Sunday, July 22, 2012

The Teitelbaums – Indomitable and Triumphant By Rabbi Nosson Scherman

This post was written as a preface for the book my uncle, Moshe Teitelbaum, published for the family. I hope to soon post some of the articles, I think my readers will enjoy them.
The Teitelbaums – Indomitable and Triumphant

By: Rabbi Nosson Scherman

The Teitelbaums are a remarkable family. Hagoan Harov R’Yaakov Teitelbaum z”l was a pre-war talmid chacham who did not let America change him. To the contrary, he changed his corner of America. His Rebbetzin a”h was his mirror image. To them, their mesorah was inviolable. Unchanging. Unyielding.

I had the privilege of spending only six weeks in the proximity of “Reb Yankele” during his long tenure as Manhig Ruchani of Camp Agudah, in its spiritual home in Highmount, New York. He had a profound influence on the staff members and campers who were wise enough to become close to him. It was 1953, and the yeshiva world was a far cry from what it is today. Black hats were very rare and beards and payos were virtually non-existent. A case or two of cholov yisroel was delivered once or twice a week, and often there was not enough for the few people who wanted it. Reb Yankele was a major factor in the lives of many of us, and without questions he left his stamp on Camp Agudah, and through it on all the Torah camps in America. Few people today remember what an important influence he was. 

He was a very strong person, whose Yiras Shamayim was uncompromising and whose hashkafos were undiluted. He spoke at every Shalosh Seudos, in addition to his shiurim for the staff. I remember one passionate Shalosh Seudos deroshoh, because it illustrated his sense of responsibility, his emunas chachamim, and his fearlessness, all rolled into one. He spoke about his visit to Harav Aharon Kotler zt”l in Lederer’s Hotel in Fleishmans, not far from Camp Agudah. The Lederer family had a small hotel whose kashrus was so impeccable that all of the gedolim, from the Kapitchnitzer Rebbe to Reb Aharon felt comfortable there.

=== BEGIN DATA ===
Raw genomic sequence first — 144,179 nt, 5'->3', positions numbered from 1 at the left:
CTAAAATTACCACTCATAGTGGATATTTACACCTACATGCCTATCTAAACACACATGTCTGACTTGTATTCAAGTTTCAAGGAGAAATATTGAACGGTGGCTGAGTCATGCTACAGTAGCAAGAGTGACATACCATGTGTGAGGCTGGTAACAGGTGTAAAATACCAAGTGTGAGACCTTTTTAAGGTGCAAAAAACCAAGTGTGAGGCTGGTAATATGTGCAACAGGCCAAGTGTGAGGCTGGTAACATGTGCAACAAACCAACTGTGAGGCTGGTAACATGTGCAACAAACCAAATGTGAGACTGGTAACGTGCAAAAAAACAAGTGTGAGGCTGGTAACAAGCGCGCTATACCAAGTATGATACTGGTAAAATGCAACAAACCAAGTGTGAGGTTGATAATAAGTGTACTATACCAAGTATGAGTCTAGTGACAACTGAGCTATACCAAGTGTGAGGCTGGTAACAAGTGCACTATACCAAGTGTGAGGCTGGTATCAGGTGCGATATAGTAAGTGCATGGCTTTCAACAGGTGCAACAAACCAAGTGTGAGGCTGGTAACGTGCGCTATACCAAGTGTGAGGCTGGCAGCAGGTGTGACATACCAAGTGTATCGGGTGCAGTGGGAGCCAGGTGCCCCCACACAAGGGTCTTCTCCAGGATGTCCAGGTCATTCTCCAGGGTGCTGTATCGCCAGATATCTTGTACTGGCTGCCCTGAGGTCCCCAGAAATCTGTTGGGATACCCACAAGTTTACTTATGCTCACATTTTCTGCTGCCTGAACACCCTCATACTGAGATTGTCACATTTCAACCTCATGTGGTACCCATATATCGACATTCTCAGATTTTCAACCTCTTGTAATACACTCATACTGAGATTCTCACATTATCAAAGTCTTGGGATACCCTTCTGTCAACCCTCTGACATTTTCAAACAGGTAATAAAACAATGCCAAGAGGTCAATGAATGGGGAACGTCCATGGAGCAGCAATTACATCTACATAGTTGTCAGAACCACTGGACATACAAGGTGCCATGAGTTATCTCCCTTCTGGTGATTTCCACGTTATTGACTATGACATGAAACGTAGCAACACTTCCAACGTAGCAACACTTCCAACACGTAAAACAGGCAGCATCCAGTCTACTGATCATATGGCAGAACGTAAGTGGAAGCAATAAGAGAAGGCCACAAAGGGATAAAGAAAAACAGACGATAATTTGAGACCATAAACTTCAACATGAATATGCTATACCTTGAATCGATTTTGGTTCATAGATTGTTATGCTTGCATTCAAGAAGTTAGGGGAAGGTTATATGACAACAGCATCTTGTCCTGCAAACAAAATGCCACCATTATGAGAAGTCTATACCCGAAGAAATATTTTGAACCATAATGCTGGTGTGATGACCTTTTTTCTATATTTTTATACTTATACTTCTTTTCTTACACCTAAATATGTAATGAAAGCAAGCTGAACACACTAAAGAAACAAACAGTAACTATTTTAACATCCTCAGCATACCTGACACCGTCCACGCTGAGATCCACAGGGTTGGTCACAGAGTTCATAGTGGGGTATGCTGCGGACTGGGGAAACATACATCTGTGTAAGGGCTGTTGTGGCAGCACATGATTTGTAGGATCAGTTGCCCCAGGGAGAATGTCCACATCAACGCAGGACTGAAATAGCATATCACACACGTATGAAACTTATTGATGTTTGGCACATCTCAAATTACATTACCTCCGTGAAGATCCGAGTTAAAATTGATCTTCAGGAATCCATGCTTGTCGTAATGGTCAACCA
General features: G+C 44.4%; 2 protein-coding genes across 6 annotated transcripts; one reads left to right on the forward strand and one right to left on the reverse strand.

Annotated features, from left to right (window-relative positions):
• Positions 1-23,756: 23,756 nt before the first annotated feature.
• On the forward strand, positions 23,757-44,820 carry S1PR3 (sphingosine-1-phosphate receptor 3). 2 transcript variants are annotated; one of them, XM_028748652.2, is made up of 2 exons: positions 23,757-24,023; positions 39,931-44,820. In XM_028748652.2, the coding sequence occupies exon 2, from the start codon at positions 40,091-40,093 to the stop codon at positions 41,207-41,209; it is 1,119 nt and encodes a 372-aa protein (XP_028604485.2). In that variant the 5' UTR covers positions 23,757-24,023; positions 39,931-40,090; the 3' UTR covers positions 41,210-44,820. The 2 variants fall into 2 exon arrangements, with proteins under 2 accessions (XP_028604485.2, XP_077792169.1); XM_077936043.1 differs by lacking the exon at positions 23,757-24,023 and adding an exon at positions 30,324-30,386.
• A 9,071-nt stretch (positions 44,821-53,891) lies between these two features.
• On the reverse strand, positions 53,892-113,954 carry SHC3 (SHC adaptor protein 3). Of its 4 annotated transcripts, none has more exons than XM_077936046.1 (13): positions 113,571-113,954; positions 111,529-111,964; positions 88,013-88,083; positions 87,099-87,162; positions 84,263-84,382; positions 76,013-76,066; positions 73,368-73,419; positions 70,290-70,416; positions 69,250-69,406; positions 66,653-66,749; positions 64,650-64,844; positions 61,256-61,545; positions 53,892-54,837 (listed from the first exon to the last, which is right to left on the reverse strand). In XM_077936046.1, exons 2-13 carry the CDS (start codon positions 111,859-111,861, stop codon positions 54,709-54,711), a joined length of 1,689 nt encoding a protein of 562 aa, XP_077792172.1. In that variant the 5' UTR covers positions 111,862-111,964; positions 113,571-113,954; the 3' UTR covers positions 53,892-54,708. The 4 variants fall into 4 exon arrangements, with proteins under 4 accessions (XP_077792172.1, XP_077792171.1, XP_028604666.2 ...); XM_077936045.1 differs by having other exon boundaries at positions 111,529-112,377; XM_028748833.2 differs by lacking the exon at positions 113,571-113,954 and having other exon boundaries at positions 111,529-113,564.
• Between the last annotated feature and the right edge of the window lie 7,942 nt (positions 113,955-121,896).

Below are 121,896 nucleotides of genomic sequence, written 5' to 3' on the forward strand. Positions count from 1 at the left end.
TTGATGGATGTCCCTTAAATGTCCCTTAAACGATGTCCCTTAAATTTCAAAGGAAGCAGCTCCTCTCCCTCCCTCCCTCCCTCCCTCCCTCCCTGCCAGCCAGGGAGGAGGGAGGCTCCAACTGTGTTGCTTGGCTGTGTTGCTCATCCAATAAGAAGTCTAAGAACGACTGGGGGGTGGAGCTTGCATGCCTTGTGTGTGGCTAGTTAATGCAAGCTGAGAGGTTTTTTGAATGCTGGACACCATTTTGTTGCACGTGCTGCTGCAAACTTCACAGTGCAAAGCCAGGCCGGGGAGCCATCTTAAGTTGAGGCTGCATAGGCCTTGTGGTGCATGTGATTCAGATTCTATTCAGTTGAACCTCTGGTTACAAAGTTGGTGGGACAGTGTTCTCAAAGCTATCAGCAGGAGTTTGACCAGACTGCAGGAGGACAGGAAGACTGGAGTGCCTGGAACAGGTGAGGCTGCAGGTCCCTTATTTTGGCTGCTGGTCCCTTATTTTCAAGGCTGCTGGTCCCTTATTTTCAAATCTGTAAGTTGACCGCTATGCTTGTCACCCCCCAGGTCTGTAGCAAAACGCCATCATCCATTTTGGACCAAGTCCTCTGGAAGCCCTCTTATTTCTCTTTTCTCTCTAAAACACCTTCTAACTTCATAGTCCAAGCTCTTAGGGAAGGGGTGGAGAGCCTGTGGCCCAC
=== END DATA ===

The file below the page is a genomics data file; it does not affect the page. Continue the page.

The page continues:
That was one of the periods when a major issue in Eretz Yisroel was whether the government should permit pig farms to open and supply pork to the country. The economic situation was dire, the government was very secular, and the religious parties had far less influence than they have today. Reb Aharon was a tireless fighter against the campaign to permit pork in the Holy Land. Reb Aharon was being resoundingly attacked by the secularists for getting involved in “political issues.” As a rosh yeshiva, he belongs in the bais medrash, and politics was none of his business, his no-religious foes insisted.

Rav Teitelbaum at the Shalosh Seudos, spoke about his visit with Reb Aharon, and quoted him. He said, “If fighting against chazir is politics, then I am a politician!” That was a lesson to us young staff members and the campers who were mature enough to grasp the message. We have an achrayos, a responsibility to Klal Yisroel and to Hakodosh Boruch Hu. If battles have to be fought for Kovod Shamoayim, Jews have to enlist. Both Reb Aharon and Reb Yankele, and every one like them, had no interest in “politics.” But, allegiance to Torah transcended politics, such struggles were at the very root of our existence.

No one who knew Rav Teitelbaum and the Rebbetzin could ever be complacent when Yiddishkeit was an issue.

It is a great service, therefore that my old and much-admired friend Reb Moshe Teitelbaum has prepared this memoir for his children and grandchildren. It would be a tremendous service if more of us took the time and trouble to write such biographies. His off-spring should be grateful that he has done so. More importantly, they should be grateful to have him as a role model. I have known him and Rabbi Eli Teitelbaum z”l since 1953. Reb Moshe and I spent years together in Bais Medrash Elyon and at the Yarchei Kallah in Lakewood. His hasmodah and drive were always awesome. As this book shows, he absorbed the spirit and hashkofoh of his parents. Few people are capable of writing this kind of memoir. Anyone who reads it will be inspired and elevated.

Reb Moshe has written the story of his parents and his own, as well. Their hashkofoh and his are in this memoir. There are powerful pieces here, such as an analysis of Agudath Israel and Daas Torah, in a lengthy letter to his father-in-law. And there are many biographical chapters about his struggles to make a parnassah as a Shomer Shabbos as well as his travels and development as a person, husband, and father.

One who reads this book will come away with a sense of mission, a picture of father and son who defied odds and opposition without surrendering to ‘reality’ – and won!

It was written as a legacy for his family, but it is also a legacy to Klal Yisroel.

Reb Moshe – thank you!
Rabbi Nosson Scherman

Flowing With the Stream, By my uncle, Moshe Teitelbaum

The essays below will be posted soon.... TO RECEIVE THEM AS SOON AS THEY ARE POSTED SUBSCRIBE VIA EMAIL 
Choosing a spouse
Choosing a way of Life
Lessons From Our Past
My Years at Work
Seminary: A Mother’s Anguish
Birchas Hachama of Our Past

1 comment:

When posting please be careful about Loshon Hara